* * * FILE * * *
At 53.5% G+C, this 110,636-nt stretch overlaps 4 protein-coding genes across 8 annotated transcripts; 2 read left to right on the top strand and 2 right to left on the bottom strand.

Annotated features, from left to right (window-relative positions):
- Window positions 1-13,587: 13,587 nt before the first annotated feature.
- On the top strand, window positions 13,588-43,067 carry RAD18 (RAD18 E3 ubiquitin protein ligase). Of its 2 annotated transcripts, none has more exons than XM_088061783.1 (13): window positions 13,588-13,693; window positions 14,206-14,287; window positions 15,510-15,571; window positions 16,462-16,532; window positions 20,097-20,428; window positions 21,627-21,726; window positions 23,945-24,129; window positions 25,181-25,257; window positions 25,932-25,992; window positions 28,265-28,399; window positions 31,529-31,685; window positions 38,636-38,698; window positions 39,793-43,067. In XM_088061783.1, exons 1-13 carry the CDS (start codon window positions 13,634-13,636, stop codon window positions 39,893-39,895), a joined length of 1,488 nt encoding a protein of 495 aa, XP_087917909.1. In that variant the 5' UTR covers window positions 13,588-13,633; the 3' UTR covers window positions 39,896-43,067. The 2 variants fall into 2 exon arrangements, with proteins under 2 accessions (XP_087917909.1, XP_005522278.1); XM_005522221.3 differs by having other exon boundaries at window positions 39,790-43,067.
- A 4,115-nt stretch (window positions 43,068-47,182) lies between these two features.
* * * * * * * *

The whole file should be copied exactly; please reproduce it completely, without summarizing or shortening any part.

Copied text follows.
At 53.5% G+C, this 110,636-nt stretch overlaps 4 protein-coding genes across 8 annotated transcripts; 2 read left to right on the top strand and 2 right to left on the bottom strand.

Annotated features, from left to right (window-relative positions):
- Window positions 1-13,587: 13,587 nt before the first annotated feature.
- On the top strand, window positions 13,588-43,067 carry RAD18 (RAD18 E3 ubiquitin protein ligase). Of its 2 annotated transcripts, none has more exons than XM_088061783.1 (13): window positions 13,588-13,693; window positions 14,206-14,287; window positions 15,510-15,571; window positions 16,462-16,532; window positions 20,097-20,428; window positions 21,627-21,726; window positions 23,945-24,129; window positions 25,181-25,257; window positions 25,932-25,992; window positions 28,265-28,399; window positions 31,529-31,685; window positions 38,636-38,698; window positions 39,793-43,067. In XM_088061783.1, exons 1-13 carry the CDS (start codon window positions 13,634-13,636, stop codon window positions 39,893-39,895), a joined length of 1,488 nt encoding a protein of 495 aa, XP_087917909.1. In that variant the 5' UTR covers window positions 13,588-13,633; the 3' UTR covers window positions 39,896-43,067. The 2 variants fall into 2 exon arrangements, with proteins under 2 accessions (XP_087917909.1, XP_005522278.1); XM_005522221.3 differs by having other exon boundaries at window positions 39,790-43,067.
- A 4,115-nt stretch (window positions 43,068-47,182) lies between these two features.